From a student perspective, the forums developing on the app reflect opportunities to gain answers to the questions you have, but also to the questions you wish you had. The anonymity removes the fear of asking questions which could be perceived as being simple, but also gives the chance to give honest feedback about your level of understanding.

On the academic side, conversations on the app can be used to tailor revision and problem sessions in the areas that are needed. In my opinion, the most exciting element of Study-Space is its ability to engage students in peer to peer learning, and I personally have benefited from a question asked and answered exclusively by students in the app; the exchange reminded me of something which ended up being in the exam, and I no doubt gained marks because of it. Study-Space acts as an extra tool to be used alongside the systems we have in place at the University, such as Moodle and Samis, and adds functionality in areas which are lacking in the current arrangement. It would have been great if I had had the opportunity to use Study-Space during my 5 years at the University.

Academics' Viewpoint

John Chew, Department of Chemical Engineering:

I have always been a firm believer of active learning and teaching. I started using the Study-Space App in two of the units that I teach this Semester. The students and I feel that the App allowed and encouraged staff-student and student-student interactions inside and outside of lectures in a simple but effective way. I have now decided to use it in all the units that I teach.

Dr Steve Cayzer, Department of Mechanical Engineering

I used Study-Space to promote student engagement on my MSc programme. I was impressed by how easy it was to post up questions and polls, gathering quick and anonymous feedback. I designed an agile workshop around the app, challenging students to discuss and propose high value change requests. I invited Keith to discuss the results with the students; the result was a highly interactive, deeply immersive learning experience for the students, also yielding valuable insights for Study-Space development.

Dr Mirella Di Lorenzo, Department of Chemical Engineering:

I believe that Study-Space is a brilliant platform to engage with  students and to allow them to interact to each others. I use it to ask them for feedback , to test their knowledge with a quiz, to clarify some aspects of my lectures, to post useful links and references or simply as a question/answers tool. I can see that the students like Study-Space by their level of engagement with it and by their positive comments during informal chats. By using Study-Space I do not need any longer to reply to lots of individual emails. Often students have the same kind of questions, which on Study-Space can be replied once and in such a way that everyone can read it! The app is of clear benefit to the students during both teaching time and revision.

I am currently using this app for three modules during the current academic year and I believe I'll keep using it in the next academic year.

Dr Felia Allum, Department of Politics, Languages and International Studies:

Study Space has added a new, extra and exciting dimension to my teaching as I seek to make my teaching more interactive, but in reality it has complimented it perfectly. It has given students and lecturers alike, a new and virtual way of engaging among peers and teaching; a constant, interactive and engaging form of communication in class but also during the week in preparation before class.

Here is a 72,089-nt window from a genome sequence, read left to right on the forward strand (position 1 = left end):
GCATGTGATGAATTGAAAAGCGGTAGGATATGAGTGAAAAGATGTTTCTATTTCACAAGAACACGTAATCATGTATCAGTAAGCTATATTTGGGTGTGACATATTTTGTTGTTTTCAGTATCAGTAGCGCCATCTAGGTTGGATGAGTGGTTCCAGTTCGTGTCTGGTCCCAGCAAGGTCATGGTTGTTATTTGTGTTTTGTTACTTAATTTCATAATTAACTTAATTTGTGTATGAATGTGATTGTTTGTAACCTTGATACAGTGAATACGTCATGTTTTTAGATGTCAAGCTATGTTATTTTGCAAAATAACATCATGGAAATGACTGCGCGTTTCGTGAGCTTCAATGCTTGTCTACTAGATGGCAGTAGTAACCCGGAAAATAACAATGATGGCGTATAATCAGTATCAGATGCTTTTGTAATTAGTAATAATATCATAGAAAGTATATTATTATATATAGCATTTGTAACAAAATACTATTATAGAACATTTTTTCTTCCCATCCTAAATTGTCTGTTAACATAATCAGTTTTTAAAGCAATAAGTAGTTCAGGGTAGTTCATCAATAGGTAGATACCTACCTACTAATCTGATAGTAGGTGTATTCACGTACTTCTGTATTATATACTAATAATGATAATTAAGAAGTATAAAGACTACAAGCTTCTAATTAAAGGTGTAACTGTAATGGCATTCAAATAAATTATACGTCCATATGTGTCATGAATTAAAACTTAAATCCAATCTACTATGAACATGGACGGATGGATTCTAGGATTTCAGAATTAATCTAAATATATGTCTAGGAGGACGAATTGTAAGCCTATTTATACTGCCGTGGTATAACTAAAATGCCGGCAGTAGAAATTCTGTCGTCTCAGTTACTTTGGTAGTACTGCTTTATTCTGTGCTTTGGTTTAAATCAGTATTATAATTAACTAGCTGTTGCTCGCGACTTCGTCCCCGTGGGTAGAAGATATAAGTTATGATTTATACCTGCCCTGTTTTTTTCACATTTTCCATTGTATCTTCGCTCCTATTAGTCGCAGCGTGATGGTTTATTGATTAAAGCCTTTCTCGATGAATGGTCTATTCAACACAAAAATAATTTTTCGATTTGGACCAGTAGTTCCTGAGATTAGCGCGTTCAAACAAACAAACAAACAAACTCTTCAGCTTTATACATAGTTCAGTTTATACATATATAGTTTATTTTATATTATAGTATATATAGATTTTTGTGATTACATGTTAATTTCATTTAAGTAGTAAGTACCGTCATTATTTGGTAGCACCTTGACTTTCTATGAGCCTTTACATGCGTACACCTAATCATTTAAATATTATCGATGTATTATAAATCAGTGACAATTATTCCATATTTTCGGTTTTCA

Recently, I have developed active learning in one of my 4th yr units. The whole unit is dedicated to students studying Italian mafias and designing their own student led role-play. This experimental teaching and learning approach moves away from traditional forms of teaching to enabling students to engage and learn in different, more stimulating ways. It was unclear to me how technology could help me in this. However, Study-Space has been the most appropriate app that has accompanied me in the development of this new way/format of teaching. Study-Space has been the perfect forum for this process, inside and outside of the class-room.

Dr Albert Bolhuis, Department of Pharmacy and Pharmacology

As convenor for PA20024, the Study-Space app has provided a convenient way to engage with students outside of lectures, and enables staff to monitor how well students have understood the material that was taught. The app is easy to use and the workload is minimal. Importantly, students are not only asking, but also answering questions that have been posted, and the app thus facilitates a lively peer support community for the unit.

Dr Julie Letchford, Department of Pharmacy and Pharmacology

As an academic delivering lectures, practicals and workshops on this unit, I’m always keen to obtain student feedback. The voting element built into this App provides a really useful way of easily achieving this immediately after the session.

Summary

The app started as an experiment based on previous attempts using main-stream Social Media for teaching and learning. By providing two layers of privacy for users, the app that we built seems to have overcome the barriers, and has struck a chord with both students and academics. It represents a platform that augments and complements our VLE by providing safe and secure social channels to enable peer learning both inside and outside the classroom.